Violations of the rules for preservation or use of monuments is punishable by Article 95 of the Code of Administrative Offenses. Citizens who violate these rules are subject to a fine of 50,000-80,000 AMD ($130-$207), while government officials and civil servants face a fine of 150,000-200,000 AMD ($389-$518). Destroying or damaging listed monuments is punishable by a fine or up to five years in prison, according to the articles 301 and 302 of the Criminal Code.
The Reality Is Different
However, enforcement of the law on the preservation of monuments in Armenia is seriously lagging. Over ten years ago, Vladimir Poghosyan, head of the state agency responsible for the preservation of listed monuments and protected sites, noted that preservation agreements of monuments were ineffective. In 2016, architect Sashur Kalashyan stated that almost no monument owner had signed a preservation agreement, and that, “until this issue is resolved, it is pointless to talk about other issues [of monument preservation].” Kalashyan blamed the Ministry of Culture at the time for not enforcing the law, adding that “it’s no secret that for our government, investors are more important than the preservation of historical monuments.” As of 2020, only about a hundred monuments, most of which are church buildings, have a preservation agreement signed, according to Kalashyan.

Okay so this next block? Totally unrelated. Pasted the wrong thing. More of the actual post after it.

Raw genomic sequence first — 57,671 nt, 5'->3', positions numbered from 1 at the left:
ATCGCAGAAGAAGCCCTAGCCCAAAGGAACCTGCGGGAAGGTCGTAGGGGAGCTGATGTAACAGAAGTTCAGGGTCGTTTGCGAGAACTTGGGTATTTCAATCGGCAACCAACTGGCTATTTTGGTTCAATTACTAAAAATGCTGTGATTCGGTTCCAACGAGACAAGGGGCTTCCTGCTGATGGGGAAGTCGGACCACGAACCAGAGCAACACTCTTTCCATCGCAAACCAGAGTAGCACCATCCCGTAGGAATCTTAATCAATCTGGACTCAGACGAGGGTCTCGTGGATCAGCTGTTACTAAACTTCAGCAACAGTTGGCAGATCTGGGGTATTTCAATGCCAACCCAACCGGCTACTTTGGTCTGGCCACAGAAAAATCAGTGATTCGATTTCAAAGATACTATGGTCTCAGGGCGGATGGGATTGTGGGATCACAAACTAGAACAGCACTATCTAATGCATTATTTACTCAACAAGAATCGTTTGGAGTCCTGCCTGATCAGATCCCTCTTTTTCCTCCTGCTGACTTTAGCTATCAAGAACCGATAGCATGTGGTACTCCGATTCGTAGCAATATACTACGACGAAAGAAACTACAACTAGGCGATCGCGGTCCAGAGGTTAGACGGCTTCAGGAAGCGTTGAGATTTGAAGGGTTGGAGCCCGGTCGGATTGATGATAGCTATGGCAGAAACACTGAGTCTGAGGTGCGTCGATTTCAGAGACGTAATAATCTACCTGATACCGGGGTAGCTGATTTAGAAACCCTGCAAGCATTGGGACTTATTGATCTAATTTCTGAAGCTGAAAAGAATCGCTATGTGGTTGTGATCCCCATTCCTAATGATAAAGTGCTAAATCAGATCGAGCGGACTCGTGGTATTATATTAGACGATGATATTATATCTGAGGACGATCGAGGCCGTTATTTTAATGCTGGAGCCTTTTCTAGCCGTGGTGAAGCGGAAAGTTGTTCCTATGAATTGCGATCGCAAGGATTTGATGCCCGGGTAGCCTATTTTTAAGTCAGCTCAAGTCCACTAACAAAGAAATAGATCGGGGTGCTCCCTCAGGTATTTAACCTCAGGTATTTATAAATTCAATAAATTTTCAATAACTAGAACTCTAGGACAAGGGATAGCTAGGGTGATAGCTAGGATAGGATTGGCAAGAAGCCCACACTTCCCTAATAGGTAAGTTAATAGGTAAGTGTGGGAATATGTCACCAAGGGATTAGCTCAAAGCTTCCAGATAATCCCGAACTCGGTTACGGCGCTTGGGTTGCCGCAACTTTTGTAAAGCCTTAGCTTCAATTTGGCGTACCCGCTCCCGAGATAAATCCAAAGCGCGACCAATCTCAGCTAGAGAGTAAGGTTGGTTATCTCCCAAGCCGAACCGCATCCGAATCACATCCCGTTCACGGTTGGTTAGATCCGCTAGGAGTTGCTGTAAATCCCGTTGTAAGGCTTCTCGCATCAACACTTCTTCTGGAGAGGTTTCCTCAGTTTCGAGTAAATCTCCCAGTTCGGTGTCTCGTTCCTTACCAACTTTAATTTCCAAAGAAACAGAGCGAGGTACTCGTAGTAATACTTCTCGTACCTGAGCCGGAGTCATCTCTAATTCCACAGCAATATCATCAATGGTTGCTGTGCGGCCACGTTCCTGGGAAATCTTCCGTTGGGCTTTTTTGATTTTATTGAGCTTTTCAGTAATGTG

The Ministry of Education, Science, Culture and Sport (MESCS) told EVN Report that it does not know the precise number of privatized monuments or the number of preservation agreements signed with owners. However, they did mention that efforts are being made in that direction.
Armenian law has mandated preservation agreements for 25 years, but experts note that they have rarely been applied in practice. In 2012, when Yerevan’s iconic Central Market (known as Pak Shuka), a listed monument, was partially destroyed and transformed, experts pointed out that the problem arose due to the absence of a preservation agreement after the building’s sale.
There are cases where a preservation agreement was signed but not enforced. In 2022, Armenian prosecutors discovered that the owner of 36 Aram St. had signed a contract in 2008 that set a date for the restoration of the monument (2009-2010). However the building was subsequently destroyed.
On November 3, 2022, the government approved amendments to two laws that had been passed by parliament in March of the same year. The first amendment requires that ownership certificates contain information about buildings that are listed as monuments, as the ministry believes that many owners are not even aware that their properties are protected, which can cause subsequent problems. The second amendment establishes the format of monument preservation agreements.